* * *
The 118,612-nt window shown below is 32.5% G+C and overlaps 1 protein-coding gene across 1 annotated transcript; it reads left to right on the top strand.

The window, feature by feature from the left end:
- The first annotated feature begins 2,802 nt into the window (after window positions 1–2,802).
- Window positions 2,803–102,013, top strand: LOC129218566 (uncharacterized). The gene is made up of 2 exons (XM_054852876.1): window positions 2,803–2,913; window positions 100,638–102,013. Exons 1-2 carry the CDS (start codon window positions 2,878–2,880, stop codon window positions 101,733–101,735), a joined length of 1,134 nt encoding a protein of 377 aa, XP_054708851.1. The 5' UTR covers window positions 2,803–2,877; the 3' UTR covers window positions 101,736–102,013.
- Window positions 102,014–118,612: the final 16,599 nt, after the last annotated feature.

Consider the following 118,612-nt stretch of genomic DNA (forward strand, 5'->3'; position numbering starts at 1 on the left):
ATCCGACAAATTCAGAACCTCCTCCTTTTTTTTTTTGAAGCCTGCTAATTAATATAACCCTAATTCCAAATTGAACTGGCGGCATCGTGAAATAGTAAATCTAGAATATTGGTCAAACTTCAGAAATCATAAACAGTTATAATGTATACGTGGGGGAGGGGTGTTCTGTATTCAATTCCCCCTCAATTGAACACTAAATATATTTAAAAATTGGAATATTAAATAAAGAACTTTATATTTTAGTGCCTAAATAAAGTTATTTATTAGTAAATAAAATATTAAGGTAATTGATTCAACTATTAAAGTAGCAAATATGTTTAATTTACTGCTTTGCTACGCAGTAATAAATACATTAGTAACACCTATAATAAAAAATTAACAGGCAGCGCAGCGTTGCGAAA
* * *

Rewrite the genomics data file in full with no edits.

The 118,612-nt window shown below is 32.5% G+C and overlaps 1 protein-coding gene across 1 annotated transcript; it reads left to right on the top strand.

The window, feature by feature from the left end:
- The first annotated feature begins 2,802 nt into the window (after window positions 1–2,802).
- Window positions 2,803–102,013, top strand: LOC129218566 (uncharacterized). The gene is made up of 2 exons (XM_054852876.1): window positions 2,803–2,913; window positions 100,638–102,013. Exons 1-2 carry the CDS (start codon window positions 2,878–2,880, stop codon window positions 101,733–101,735), a joined length of 1,134 nt encoding a protein of 377 aa, XP_054708851.1. The 5' UTR covers window positions 2,803–2,877; the 3' UTR covers window positions 101,736–102,013.
- Window positions 102,014–118,612: the final 16,599 nt, after the last annotated feature.

Consider the following 118,612-nt stretch of genomic DNA (forward strand, 5'->3'; position numbering starts at 1 on the left):
ATCCGACAAATTCAGAACCTCCTCCTTTTTTTTTTTGAAGCCTGCTAATTAATATAACCCTAATTCCAAATTGAACTGGCGGCATCGTGAAATAGTAAATCTAGAATATTGGTCAAACTTCAGAAATCATAAACAGTTATAATGTATACGTGGGGGAGGGGTGTTCTGTATTCAATTCCCCCTCAATTGAACACTAAATATATTTAAAAATTGGAATATTAAATAAAGAACTTTATATTTTAGTGCCTAAATAAAGTTATTTATTAGTAAATAAAATATTAAGGTAATTGATTCAACTATTAAAGTAGCAAATATGTTTAATTTACTGCTTTGCTACGCAGTAATAAATACATTAGTAACACCTATAATAAAAAATTAACAGGCAGCGCAGCGTTGCGAAA